Mark 8:22-26 — We are all Deaf and Blind

The healing of the blind man in Bethsaida is the last miracle in the first half of Mark’s Gospel. Mark 8:27 begins the second half of the Gospel.

The second half of Mark’s narrative will focus on the passion and death of Jesus. Jesus appears as the suffering servant of Isaiah throughout the second half of the book and provides a model of self-sacrifice that is the cost of discipleship itself. The first half of Mark’s narrative has focused on the kingdom ministry of Jesus—proclaiming the coming of the kingdom of God through word and deed. While the second half of Mark depicts Jesus as the suffering servant of Isaiah, the first half of Mark affirms Jesus as the kingdom prophet who practices the good news of the kingdom of God.

This last miracle story in the first half is the second of a pairing that function as bookends in Mark’s narrative (see the parallels in the chart below). The first is the healing of the deaf mute in Mark 7:31-37. Between the healing of the deaf mute and the blind man is the feeding of the 4000. Both are fulfillments of Isaiah 35:5-6 where the Messianic Age envisions the healing of the deaf and blind. Deaf and blind people are only healed in the ministry of Jesus and in the power of the poured out Spirit of God in the Messianic Age. These healings do not appear in the Hebrew Bible. The healing of the deaf and blind are actualizations of the coming reign of God on the earth.

These healings, at one level, accentuate the deafness and blindness of the disciples exhibited in their understanding of Jesus’ healing of the 4000. At another level, reflect the general response to Jesus’ ministry. Everyone loves the healings but few, if any, truly hear and see the message of the kingdom.

Mark 7:31-37

Mark 8:22-26

Story is unique to Mark Story is unique to Mark
Story precedes feeding of 4000 Story follows feeding of 4000
Jesus is in the Decapolis Jesus is in Bethsaida of the Decapolis
Echoes healing of the deaf in Isaiah 35:5-6 Echoes healing of the blind in Isaiah 35:5-6
Others bring (pherousin) him to Jesus Others bring (pherousin) him to Jesus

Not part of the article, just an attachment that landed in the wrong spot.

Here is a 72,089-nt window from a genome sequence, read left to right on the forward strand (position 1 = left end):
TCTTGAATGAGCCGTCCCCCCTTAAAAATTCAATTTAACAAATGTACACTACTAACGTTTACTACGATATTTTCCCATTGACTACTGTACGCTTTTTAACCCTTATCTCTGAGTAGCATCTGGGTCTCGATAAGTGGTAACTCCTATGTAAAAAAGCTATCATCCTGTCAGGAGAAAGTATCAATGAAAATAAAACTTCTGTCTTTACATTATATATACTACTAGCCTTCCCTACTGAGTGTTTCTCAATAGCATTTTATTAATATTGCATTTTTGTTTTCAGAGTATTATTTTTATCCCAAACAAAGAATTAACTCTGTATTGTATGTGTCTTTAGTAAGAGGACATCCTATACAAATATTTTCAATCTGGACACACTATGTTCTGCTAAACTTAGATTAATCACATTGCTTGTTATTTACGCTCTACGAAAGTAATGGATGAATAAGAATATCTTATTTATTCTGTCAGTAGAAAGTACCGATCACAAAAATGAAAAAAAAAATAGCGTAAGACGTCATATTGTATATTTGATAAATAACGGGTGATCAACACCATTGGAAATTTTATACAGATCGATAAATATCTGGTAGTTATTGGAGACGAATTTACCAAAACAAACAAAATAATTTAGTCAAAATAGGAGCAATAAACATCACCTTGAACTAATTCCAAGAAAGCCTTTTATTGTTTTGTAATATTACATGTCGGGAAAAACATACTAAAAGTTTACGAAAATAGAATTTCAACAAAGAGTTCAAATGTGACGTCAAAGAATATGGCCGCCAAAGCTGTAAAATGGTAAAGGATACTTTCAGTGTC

Others beg (parakalousin) Jesus to heal him Others beg (parakalousin) Jesus to heal them
Jesus takes (apolabomenos) him away from the crowd Jesus takes (epilabomenos) him away from the crowd
Jesus uses spit in the healing Jesus uses spit in the healing
Two movements in healing – spitting and touching the ears Two movements in healing – spitting and touching the eyes
Elaborate healing procedures Elaborate healing procedures
Full healing in the end Full healing in the end
Tells him to avoid publicity—don’t talk Tells him to avoid publicity – avoid village

Who truly hears and sees the message? Isaiah 6:9-10 lingers in the background, a text that Jesus cited in Mark 4:12 and he alludes to it in light of the disciples’ inability to understand in Mark 8:18. The people see but they don’t perceive; they hear but they don’t understand. They are spiritually deaf and blind. In the physical healings Jesus enacts a parable that embodies his mission—to give eyes to the blind and ears to the deaf that they might turn and be reconciled with God in his kingdom.

In particular, the disciples are deaf and blind even though they themselves have been engaged in kingdom ministry for some time now. They do not yet see or hear clearly. In the next story—the turning point of Mark’s narrative—they will confess Jesus as the Christ (Messiah) but they do not understand what that means. They are like the blind man who needs two stages of healing. They come to “see” in part, but they do not yet fully see. They do not fully see until they see him resurrected and remember Jesus’ words about his suffering and coming glory. Their sight is fuzzy (like the blind man’s) at first but later they see more clearly (like the blind man).

We are all deaf and blind. We only see and hear through the healing and patience of God’s work within and among us. Our journey with Jesus is similar to that of the disciples. Only slowly do we come to “see” and “hear” the true meaning and cost of discipleship. We are the disciples in this story—we see but we don’t perceive, we hear but we don’t understand. And yet through our journey with Jesus our capacity for clear sight and sharp hearing grows.



3 Responses to “Mark 8:22-26 — We are all Deaf and Blind”

  1. Profile photo of John Kenneth King  John King Says:

    The fact that Peter will confess Jesus as the Christ (8:29) and then take him aside and rebuke him (8:31), in the next story, shows just how blind and deaf disciples can be. We, too, reveal our disabilities when when confess Jesus as Lord, but refuse to obey His directions for our lives.

  2.   rich constant Says:

    john mark
    really its to simple it is not by works,it is faith in father,because of the sons faithfulness.because of a promise.
    the law was not made for a righteous man….so then it is by faith not by works the gift,, of god, the servant.

  3.   D'Angelo Joyce Says:

    Excellent observations, John! Richard Hays remarked that the odd healing proceding the confession (seeing people as trees) is indicative of the disciples vision and many times our own, at this point in the narrative. Jesus Messianic calling can only be confessed at the foot of the cross, rather than with illusory grandeur of military or political over throw.

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